The final day of the organized fights of the Polish fighter aviation, tragic 17th September, was the day of the Soviet invasion of Poland. For Himek it was also the day of many adventures and a victory. The pilot has been sent with the orders from the Supreme Commander to general Kazimierz Sosnkowski, commander of the Front Południowy (Southern Front or Army Group South), encircled by the Wehrmacht forces near Lwów. During long flight full of adventures Dudwał has found Sosnkowski’s staff near Janów (presently Ivanofrankove, Ukraine) and landed in the field to leave the message. During short talk with the officers on the ground, Himek heard incoming airplane. He immediately run to his PZL and took off, without fastening the seat belts. Surprised German reconaissance Henschel Hs 126 had no chance and after few bursts from Polish guns it crashed near Janów, which is documented with photos of the wreck. It was Dudwał’s second fully confirmed aerial victory. Most probably at that time he flew the PZL P.11c serialed “8.51”, as later that day he used this airplane in evacuation to Romania. For distinguished duty during September 1939 2nd Lt. Hieronim Dudwał was decorated with the Silver Cross Virtuti Militari V. Class.
Hieronim Dudwał’s PZL P.11c “8.70” is one of the best known “elevens”, was many times photographed before and during the war, and even filmed. Reconstruction of it’s painting scheme is not a problem, but it doesn’t mean it is not fascinating!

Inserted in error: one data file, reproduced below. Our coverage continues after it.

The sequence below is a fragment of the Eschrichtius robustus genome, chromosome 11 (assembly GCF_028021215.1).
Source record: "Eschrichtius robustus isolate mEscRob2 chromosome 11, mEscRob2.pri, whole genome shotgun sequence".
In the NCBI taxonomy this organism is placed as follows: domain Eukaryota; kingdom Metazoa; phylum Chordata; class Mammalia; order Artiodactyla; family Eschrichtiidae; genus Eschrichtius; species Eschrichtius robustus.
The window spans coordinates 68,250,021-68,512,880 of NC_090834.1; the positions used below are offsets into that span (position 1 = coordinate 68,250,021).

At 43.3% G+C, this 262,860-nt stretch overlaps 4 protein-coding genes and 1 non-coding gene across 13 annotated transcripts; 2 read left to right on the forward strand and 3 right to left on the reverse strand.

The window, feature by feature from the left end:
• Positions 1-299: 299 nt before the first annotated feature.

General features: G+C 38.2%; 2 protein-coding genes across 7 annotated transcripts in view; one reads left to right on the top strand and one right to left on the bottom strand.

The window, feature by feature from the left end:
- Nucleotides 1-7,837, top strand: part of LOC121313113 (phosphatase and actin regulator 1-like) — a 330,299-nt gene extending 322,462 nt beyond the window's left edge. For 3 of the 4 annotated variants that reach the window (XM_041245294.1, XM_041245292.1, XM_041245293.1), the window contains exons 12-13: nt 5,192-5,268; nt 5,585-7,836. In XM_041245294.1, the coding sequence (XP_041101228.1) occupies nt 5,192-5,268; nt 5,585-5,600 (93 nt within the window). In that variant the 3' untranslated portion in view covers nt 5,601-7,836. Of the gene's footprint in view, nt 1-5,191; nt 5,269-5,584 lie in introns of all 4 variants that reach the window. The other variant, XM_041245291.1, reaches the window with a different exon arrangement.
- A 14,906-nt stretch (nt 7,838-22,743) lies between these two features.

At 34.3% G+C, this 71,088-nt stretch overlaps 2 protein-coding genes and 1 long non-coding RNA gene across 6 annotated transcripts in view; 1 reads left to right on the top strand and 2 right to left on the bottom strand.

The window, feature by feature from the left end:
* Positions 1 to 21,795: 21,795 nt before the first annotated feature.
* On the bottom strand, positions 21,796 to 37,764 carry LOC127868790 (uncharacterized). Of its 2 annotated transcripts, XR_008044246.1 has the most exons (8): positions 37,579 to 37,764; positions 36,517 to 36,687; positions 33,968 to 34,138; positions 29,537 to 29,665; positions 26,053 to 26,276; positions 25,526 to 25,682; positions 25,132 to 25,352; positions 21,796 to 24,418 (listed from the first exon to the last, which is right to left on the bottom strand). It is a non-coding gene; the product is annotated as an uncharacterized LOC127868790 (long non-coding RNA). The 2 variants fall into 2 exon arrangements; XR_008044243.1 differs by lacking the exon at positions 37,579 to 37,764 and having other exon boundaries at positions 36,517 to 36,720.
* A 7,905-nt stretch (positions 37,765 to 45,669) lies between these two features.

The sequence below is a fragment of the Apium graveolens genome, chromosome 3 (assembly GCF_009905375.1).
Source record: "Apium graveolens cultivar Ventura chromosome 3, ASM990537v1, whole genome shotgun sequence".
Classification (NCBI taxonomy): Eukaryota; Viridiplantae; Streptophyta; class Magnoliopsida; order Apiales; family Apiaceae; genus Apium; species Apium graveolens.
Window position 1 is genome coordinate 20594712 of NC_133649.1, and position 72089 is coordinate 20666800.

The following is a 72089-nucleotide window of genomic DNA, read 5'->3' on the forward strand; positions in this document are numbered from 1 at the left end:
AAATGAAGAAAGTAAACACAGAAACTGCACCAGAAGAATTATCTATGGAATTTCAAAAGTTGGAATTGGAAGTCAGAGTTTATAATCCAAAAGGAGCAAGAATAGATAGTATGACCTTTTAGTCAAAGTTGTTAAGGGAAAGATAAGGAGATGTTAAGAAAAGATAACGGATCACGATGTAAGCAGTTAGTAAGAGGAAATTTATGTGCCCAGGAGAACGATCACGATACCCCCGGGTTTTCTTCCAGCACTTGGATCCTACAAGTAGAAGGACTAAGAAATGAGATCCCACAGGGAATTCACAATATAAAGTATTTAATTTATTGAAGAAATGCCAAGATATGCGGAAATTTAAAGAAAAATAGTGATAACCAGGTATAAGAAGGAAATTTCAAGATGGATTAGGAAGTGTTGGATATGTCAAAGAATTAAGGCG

P.11c piloted by Hieronim Dudwał, photo from Dr Tomasz Kopański collection
Camouflaged in typical khaki/greyish-blue scheme, the plane in 1939 had the top and side surfaces painted most probably with the darker, late variant of the “Polish khaki”, because before the war it has probably been overhauled, which is indicated by the black colour of the serial number and “P.11c” letters on the tail (the factory painted these originally in red). Initially the plane had underwing numbers in white, “70 N” or “170 N”, according to various sources (the three-digit variant is rather doubtful for that period). Later (1939) these numbers have been repainted in black, using the new, three-digit scheme “170 N” (confirmed with photos). Markings typical for the squadron are: white “10” tactical number and the “Eagle Owl” in black and yellow on the light blue triangle.